Drilling is underway for a 32 MW geothermal heating plant close to Viborg, Jutland in Denmark that is to supply heat to about 16,600 customers. Drilling is expected to reach a geothermal reservoir with a temperature of about 73 centigrades at a depth of 3,000 meters.
Over the past years, ThinkGeoEnergy hasn’t reported as much on geothermal district heating projects. So despite a bit late, I would like to quickly report on a geothermal district heating project in Vilborg, Denmark.
The project, with a 32 MW thermal plant at Kvols, close to Viborg, is expected to provide heating to 16,600 households in the area, with a total of about 32 km of supply pipes to neighboring communities. Closer communities will be able to cover about 90% of their heating consumption, while customers in communities a bit further will only be able to cover 50-60%.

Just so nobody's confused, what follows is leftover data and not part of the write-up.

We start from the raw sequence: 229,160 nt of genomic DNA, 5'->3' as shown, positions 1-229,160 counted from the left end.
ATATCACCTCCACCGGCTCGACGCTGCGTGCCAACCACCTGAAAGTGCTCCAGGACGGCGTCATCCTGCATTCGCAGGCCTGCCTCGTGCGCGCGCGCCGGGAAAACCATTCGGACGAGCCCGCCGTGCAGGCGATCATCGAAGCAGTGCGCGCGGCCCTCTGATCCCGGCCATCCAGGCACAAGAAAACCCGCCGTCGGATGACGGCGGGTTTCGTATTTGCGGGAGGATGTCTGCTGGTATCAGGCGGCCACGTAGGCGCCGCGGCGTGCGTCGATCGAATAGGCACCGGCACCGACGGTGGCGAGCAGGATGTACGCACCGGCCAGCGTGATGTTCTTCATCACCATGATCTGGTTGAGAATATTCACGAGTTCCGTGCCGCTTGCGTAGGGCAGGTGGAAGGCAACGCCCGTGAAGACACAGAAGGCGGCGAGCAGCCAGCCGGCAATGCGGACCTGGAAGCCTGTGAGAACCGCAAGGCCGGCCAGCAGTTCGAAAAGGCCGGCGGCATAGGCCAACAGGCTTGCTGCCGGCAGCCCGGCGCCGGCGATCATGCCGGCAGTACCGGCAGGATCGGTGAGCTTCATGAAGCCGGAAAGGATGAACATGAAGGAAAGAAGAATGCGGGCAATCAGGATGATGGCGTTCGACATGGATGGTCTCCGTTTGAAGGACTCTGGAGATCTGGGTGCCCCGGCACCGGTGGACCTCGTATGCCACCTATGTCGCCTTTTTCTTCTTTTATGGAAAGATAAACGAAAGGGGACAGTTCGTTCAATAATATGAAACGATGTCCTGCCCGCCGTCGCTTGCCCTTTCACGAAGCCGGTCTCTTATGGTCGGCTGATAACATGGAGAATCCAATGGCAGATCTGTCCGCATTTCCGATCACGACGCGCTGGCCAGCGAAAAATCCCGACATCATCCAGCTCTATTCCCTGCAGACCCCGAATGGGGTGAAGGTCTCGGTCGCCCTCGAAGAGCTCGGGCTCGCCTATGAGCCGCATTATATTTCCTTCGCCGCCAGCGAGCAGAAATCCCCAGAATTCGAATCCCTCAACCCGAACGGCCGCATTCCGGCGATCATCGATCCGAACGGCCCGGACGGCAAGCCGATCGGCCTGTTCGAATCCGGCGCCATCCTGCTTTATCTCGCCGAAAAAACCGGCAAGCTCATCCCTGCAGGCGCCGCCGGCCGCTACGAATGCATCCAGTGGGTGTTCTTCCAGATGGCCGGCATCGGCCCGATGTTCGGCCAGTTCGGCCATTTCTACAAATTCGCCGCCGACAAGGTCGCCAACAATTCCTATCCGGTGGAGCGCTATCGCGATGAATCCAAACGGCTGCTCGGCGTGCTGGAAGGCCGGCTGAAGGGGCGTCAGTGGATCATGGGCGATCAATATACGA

The project was initially put together in 2010, with planning done in 2011. Now in January 2012, an open house was organized to show potential customers what is planned. The same month, German geothermal drilling company Hekla Energy was contracted to conduct the drilling. The company is a daughter company fo Icelandic geothermal drilling company Iceland Drilling. Drilling started in January and is expected to reach a depth of about 3,000 meters.
“The maximum production of the geothermal plant is 32 MW of geothermal heat. The water temperature in the reservoir is expected to be 75°C and therefore the geothermal water will be exchanged to district heating water with a temperature of app. 73°C in the surface plant, located in the city of Kvols. This water can be used directly in the connection points, without use of heat pumps.”
Denmark has today two geothermal heating plants in operation, in Thisted and in the nation’s capital Copenhagen. A third plant in Sonderberg is expected to come into operation in 2012.
More details about Denmark’s geothermal activities via: www.geotermi.dk (in Danish)